In tracing paper’s overall evolution in the Indian context, Ushmita’s encyclopaedic research yielded many personal discoveries about the various roles it has played in folk traditions, printmaking and miniatures. She also found some intriguing links between paper and nationalism during the 20th century’s Bengal School movement. She explains, “The ecosystem of Indian art has its independent logic and the use of paper has followed a distinct trajectory of its own. It starts with its introduction in the 12th century in India. The illustrations on paper manuscripts replaced the earlier palm leaf paintings and these developed into the spectacular miniature painting schools with illustrated manuscripts, albums, folios and portraits. By the 19th century Bazaar schools of printmaking were well established and these looked at folk traditions, local socio-political and the European influence of the times to create an indigenous, vernacular language producing illustrations, matchbox covers, calendars etc.” Lastly, there’s paper’s inherent connection with incendiary acts. As she points out, “One may think of protest posters and pamphlets distributed or pasted on walls in the cover of the night. It is also linked to the history of cinema and how dreams have been disseminated from the dream factories to the rural hinterland. Then there is obviously the print medium of newspapers and magazines and its massive history.” Considering the legacy of paper, going ‘paperless’ seems a relatively impoverished future.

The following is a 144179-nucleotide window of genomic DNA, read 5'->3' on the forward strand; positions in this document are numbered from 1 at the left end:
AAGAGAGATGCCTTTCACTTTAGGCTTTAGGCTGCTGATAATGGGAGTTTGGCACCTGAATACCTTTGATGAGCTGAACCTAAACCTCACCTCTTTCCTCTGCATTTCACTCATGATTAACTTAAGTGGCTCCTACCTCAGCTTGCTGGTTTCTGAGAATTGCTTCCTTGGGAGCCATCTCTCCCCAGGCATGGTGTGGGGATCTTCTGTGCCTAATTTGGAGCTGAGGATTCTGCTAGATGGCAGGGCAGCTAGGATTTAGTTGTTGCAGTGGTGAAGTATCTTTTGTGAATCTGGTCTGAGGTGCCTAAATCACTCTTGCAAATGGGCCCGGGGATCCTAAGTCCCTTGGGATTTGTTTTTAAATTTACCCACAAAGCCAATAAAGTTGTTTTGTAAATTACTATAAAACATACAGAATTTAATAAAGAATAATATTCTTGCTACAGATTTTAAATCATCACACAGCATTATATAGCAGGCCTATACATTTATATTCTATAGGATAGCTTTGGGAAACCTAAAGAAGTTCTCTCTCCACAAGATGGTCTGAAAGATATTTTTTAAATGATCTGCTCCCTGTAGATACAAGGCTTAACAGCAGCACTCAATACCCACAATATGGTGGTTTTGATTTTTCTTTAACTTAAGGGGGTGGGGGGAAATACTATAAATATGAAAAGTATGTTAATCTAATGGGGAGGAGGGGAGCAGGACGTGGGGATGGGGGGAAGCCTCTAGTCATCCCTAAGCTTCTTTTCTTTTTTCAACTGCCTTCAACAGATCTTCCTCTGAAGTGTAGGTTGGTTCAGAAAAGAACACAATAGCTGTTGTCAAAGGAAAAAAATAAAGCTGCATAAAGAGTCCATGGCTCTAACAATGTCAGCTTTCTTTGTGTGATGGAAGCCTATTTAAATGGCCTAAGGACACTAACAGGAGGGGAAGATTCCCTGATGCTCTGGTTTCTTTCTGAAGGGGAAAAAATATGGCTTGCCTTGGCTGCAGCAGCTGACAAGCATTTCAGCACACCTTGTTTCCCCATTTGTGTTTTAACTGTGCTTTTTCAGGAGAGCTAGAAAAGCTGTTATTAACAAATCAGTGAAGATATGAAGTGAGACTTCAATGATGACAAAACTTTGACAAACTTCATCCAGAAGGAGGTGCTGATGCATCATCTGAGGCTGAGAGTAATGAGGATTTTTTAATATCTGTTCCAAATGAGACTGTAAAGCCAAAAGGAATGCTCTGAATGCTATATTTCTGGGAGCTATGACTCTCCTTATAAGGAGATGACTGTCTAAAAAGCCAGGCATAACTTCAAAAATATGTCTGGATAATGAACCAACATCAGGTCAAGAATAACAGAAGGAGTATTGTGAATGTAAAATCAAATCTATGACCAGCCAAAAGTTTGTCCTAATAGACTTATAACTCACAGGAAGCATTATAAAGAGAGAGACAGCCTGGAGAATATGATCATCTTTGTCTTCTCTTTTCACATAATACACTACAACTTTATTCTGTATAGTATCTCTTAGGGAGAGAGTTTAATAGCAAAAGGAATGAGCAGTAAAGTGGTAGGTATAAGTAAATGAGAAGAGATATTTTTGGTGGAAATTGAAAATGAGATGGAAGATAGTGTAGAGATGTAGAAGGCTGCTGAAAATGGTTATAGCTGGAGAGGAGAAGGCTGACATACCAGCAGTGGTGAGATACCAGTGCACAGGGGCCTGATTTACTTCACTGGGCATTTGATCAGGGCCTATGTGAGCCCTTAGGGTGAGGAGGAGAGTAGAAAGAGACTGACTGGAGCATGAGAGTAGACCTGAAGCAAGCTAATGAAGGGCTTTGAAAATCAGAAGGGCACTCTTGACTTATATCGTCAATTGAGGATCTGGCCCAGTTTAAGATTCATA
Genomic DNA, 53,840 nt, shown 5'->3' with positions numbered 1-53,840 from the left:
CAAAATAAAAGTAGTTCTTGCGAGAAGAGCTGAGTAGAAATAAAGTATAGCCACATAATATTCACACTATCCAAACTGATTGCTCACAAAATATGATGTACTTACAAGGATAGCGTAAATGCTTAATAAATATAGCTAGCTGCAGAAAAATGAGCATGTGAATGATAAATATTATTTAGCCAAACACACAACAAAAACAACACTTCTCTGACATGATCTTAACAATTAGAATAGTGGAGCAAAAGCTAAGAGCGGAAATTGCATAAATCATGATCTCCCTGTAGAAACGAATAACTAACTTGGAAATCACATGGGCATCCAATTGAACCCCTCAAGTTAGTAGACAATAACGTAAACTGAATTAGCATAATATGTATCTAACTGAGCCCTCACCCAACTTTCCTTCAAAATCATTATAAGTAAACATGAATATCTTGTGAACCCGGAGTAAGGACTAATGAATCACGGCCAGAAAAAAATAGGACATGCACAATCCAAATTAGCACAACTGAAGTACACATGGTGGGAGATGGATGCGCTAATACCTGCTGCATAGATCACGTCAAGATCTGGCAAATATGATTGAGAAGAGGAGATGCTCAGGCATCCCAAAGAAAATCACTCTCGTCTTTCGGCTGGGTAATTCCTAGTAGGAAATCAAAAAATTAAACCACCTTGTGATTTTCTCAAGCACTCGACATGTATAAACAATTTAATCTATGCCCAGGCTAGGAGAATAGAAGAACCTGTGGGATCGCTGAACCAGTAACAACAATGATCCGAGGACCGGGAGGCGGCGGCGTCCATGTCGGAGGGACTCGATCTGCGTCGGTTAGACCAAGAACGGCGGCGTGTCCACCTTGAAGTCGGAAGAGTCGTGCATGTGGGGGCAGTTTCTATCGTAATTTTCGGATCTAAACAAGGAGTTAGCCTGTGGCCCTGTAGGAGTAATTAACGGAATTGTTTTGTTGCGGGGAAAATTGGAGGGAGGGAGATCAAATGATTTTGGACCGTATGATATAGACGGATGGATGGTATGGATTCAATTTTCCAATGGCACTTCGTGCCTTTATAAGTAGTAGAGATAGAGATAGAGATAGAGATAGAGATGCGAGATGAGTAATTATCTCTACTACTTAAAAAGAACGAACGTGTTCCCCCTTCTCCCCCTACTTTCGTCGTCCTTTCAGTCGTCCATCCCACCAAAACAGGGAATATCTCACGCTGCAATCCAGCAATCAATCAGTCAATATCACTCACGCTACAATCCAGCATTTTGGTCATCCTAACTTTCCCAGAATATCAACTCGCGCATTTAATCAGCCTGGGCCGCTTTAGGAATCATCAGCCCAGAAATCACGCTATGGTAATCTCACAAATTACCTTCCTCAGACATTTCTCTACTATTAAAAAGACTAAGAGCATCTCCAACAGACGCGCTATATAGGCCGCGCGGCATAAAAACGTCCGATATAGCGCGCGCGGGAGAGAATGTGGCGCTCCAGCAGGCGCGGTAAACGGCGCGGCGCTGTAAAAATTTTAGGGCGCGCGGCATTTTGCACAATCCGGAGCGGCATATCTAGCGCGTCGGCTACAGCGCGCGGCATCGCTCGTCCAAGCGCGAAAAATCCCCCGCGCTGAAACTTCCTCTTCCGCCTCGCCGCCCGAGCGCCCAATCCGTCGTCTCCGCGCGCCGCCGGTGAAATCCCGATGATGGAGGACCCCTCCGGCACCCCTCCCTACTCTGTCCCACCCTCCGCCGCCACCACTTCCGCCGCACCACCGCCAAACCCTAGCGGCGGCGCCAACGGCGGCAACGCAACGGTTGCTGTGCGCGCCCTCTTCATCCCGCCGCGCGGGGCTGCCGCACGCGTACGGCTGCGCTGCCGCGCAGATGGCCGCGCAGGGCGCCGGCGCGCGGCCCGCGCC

(The Politics of Paper runs at the Emami Art gallery, Kolkata, till March 29)